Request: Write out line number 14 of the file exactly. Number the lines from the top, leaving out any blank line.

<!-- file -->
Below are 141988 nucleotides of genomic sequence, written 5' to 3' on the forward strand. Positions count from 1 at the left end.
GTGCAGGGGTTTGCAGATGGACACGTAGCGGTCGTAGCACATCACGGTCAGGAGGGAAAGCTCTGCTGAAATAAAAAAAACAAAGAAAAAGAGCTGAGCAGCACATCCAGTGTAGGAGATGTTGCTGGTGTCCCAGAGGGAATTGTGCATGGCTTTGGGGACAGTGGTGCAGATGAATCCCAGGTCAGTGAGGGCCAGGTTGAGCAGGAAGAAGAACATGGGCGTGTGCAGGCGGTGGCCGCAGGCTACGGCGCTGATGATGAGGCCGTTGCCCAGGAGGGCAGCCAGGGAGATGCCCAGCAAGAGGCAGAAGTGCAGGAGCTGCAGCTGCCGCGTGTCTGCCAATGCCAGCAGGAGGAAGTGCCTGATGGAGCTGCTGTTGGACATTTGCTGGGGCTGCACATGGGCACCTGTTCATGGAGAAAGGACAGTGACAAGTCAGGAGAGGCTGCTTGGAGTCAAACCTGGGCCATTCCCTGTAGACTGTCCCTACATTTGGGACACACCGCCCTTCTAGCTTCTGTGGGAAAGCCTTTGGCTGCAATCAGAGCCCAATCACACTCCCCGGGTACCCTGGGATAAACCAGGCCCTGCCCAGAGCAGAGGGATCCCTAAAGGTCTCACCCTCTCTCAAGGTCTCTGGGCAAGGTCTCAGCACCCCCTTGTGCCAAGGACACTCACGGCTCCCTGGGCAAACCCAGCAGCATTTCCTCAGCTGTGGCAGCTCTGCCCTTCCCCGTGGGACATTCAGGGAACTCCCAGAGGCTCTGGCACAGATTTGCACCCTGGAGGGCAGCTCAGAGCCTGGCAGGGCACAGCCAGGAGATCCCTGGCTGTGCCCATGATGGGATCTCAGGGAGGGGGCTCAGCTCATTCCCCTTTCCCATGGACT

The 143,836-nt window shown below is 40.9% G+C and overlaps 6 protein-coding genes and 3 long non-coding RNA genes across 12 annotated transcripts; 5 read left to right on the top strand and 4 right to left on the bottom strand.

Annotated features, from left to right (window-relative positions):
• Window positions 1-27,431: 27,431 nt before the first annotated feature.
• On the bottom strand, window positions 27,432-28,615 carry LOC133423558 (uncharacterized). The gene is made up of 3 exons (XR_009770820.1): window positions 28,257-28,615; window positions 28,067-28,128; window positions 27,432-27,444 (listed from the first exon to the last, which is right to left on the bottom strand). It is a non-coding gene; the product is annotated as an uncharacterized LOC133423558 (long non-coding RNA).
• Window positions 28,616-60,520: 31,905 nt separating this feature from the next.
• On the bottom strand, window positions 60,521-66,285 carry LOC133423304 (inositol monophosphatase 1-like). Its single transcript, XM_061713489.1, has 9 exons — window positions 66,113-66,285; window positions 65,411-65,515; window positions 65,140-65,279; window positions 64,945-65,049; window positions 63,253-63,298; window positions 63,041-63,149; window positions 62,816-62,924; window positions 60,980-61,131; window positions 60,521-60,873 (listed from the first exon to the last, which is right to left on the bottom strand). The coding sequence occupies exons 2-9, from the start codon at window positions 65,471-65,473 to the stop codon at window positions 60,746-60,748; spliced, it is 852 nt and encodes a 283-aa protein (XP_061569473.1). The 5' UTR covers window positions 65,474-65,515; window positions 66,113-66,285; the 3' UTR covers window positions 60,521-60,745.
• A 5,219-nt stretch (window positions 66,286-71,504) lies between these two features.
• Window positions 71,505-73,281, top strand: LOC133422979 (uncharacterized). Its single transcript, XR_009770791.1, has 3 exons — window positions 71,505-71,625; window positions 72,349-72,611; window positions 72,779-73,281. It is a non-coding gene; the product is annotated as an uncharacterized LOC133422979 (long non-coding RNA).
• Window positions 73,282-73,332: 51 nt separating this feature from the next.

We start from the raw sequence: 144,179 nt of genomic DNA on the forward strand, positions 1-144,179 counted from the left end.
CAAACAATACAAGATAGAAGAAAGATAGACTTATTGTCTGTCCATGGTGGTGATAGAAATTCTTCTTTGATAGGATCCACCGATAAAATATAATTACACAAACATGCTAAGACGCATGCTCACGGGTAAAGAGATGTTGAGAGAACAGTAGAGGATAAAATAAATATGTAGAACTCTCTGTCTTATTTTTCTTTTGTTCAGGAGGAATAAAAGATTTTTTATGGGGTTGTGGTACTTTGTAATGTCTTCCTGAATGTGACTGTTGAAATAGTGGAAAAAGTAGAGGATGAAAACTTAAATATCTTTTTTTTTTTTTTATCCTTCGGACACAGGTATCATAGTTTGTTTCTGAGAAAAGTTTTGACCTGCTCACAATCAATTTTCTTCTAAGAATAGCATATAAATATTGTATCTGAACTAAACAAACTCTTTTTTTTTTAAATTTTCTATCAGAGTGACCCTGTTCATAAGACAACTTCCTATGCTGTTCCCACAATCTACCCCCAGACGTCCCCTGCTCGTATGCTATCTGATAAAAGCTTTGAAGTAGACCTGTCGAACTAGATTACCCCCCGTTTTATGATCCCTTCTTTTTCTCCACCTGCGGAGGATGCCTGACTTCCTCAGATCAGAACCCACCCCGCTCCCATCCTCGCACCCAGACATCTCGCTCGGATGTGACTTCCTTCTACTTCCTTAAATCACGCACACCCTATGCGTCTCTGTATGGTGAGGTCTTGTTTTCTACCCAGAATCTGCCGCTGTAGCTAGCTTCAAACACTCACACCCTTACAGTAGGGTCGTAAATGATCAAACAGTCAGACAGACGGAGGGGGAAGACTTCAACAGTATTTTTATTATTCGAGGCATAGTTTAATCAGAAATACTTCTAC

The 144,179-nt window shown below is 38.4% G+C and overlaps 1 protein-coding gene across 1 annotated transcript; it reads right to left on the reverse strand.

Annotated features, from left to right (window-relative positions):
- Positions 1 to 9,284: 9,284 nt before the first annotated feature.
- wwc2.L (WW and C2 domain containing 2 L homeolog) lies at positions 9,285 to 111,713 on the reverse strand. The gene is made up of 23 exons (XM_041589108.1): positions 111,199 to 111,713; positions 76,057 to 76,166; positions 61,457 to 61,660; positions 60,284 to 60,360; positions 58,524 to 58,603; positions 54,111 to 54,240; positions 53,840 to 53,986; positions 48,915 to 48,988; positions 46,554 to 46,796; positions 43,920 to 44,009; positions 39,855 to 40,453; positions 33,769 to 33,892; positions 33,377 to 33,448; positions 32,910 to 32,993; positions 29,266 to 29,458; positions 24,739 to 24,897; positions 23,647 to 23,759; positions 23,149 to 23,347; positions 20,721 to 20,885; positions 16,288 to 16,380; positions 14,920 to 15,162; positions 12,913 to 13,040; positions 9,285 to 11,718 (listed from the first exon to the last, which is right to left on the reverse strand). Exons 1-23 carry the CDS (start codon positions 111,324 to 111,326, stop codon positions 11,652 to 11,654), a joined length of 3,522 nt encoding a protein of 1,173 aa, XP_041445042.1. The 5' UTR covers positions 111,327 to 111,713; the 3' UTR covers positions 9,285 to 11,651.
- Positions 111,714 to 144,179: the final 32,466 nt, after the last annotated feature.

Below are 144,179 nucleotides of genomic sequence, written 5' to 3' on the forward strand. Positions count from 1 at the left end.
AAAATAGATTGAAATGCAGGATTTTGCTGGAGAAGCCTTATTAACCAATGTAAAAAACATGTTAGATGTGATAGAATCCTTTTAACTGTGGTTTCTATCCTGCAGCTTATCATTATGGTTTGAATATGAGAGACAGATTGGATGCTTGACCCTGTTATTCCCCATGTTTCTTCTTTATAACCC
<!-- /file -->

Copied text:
The 144,179-nt window shown below is 38.4% G+C and overlaps 1 protein-coding gene across 1 annotated transcript; it reads right to left on the reverse strand.